C/C++ build tool
CSB (pronounced “cusp”) is a python makefile program that’s written to be both efficient and easy to use. Unlike GNU make, the syntax for csbuild is very simple and easy to approach, while still being powerful. No deep understanding of g++’s hundreds of flags is required.
Additionally, CSB is designed to prevent doing more work than necessary whenever possible. Rather than specifying every file you want to compile, you specify files and directories you DON’T want to compile, so adding a new file to your project is as easy as creating it. And when compiling, CSB checks the header files in each of your source files, recompiling every necessary source file when an included header changes, but leaving alone the files that the header can’t affect. Further, it keeps md5 records of source and header files within the project, so that it doesn’t recompile files if the modified date has changed but the contents haven’t.
CSB is also intelligently multi-threaded and will use threads for compilation to enable maximum efficiency based on the hardware of your machine.
One very big advantage imparted by CSB is the intelligent use of the “Unity Build” concept, in an implementation I call “chunked build.” With chunked builds, the project is divided into larger compilation units, created by joining multiple source files into a single file. This speeds up compilation considerably when doing full builds; however, where unity builds often fail is in iterative programming involving multiple sequential small changes to few files, in which case unity builds often end up building far more than is necessary.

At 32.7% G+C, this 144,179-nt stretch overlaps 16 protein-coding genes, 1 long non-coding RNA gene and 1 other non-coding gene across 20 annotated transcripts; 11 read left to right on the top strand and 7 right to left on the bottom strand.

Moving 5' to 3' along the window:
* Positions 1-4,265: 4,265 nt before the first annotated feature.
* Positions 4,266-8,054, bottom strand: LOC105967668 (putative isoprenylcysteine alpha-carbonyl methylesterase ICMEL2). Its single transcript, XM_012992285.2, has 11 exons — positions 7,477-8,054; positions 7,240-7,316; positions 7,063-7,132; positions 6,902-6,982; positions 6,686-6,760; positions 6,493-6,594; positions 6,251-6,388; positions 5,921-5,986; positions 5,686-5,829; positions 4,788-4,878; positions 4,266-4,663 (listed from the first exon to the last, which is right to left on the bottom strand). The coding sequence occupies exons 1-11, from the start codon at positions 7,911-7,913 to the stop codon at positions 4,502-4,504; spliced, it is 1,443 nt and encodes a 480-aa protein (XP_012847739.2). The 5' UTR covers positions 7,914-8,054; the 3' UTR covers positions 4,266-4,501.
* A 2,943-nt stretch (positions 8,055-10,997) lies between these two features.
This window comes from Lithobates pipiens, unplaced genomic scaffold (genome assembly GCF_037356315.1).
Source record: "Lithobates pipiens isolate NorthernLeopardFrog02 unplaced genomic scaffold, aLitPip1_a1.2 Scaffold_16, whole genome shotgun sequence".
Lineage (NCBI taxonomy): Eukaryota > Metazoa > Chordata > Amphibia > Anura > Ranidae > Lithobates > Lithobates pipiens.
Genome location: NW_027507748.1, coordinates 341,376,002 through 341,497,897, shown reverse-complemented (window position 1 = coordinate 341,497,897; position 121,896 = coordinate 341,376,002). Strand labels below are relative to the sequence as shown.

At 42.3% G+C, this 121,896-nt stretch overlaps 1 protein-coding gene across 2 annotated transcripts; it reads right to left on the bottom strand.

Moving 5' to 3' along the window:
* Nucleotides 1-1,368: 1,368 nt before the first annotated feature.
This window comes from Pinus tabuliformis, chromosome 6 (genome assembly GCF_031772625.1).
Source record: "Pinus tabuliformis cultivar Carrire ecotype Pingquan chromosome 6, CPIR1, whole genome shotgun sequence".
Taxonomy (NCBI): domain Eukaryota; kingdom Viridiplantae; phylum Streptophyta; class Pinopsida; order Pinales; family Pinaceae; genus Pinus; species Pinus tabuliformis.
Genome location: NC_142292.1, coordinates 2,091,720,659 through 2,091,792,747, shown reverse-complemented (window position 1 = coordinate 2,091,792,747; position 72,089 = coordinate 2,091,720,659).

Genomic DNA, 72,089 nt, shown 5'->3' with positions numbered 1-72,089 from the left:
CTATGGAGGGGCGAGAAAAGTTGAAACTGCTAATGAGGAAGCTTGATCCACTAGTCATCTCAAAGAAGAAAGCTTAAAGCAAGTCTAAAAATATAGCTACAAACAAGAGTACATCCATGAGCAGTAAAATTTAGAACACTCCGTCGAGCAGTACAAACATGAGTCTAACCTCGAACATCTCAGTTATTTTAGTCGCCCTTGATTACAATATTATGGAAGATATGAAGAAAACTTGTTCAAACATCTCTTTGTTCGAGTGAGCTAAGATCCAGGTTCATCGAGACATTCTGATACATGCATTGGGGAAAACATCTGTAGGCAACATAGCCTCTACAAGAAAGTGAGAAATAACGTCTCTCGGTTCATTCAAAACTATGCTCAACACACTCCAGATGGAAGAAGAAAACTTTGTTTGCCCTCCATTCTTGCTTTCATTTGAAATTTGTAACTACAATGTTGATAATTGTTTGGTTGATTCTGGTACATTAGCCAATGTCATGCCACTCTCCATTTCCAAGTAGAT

To avoid this issue, CSB takes a sequential approach to building. When doing a full build, CSB uses the unity approach, combining small compilation units into larger ones to increase the build time. However, when doing incremental builds, CSB takes advantage of small builds to split these larger units back down into their base components. When a build only consists of a small number of files, CSB will discard the chunk those files are in if it exists, and compile them as individual files - then the next time any file in that chunk is compiled, only it will be compiled, rather than the entire chunk. The end result is a build that starts out with the unity approach, and gradually shifts back to a more traditional approach over time. (However, any time you need to build a sufficiently large number of files in a chunk, CSB will return to building the whole chunk - so when working with header files, or when changing many files at once, you may find that the build shifts back and forth between chunks and individual files to try and keep all builds to the minimum possible time.)
Finally, CSB combines “./configure” and “make” into one call, checking dependencies as part of its build process and alerting at the very start of the build if it can’t find a required library, rather than waiting until the linker is invoked to alert of this.
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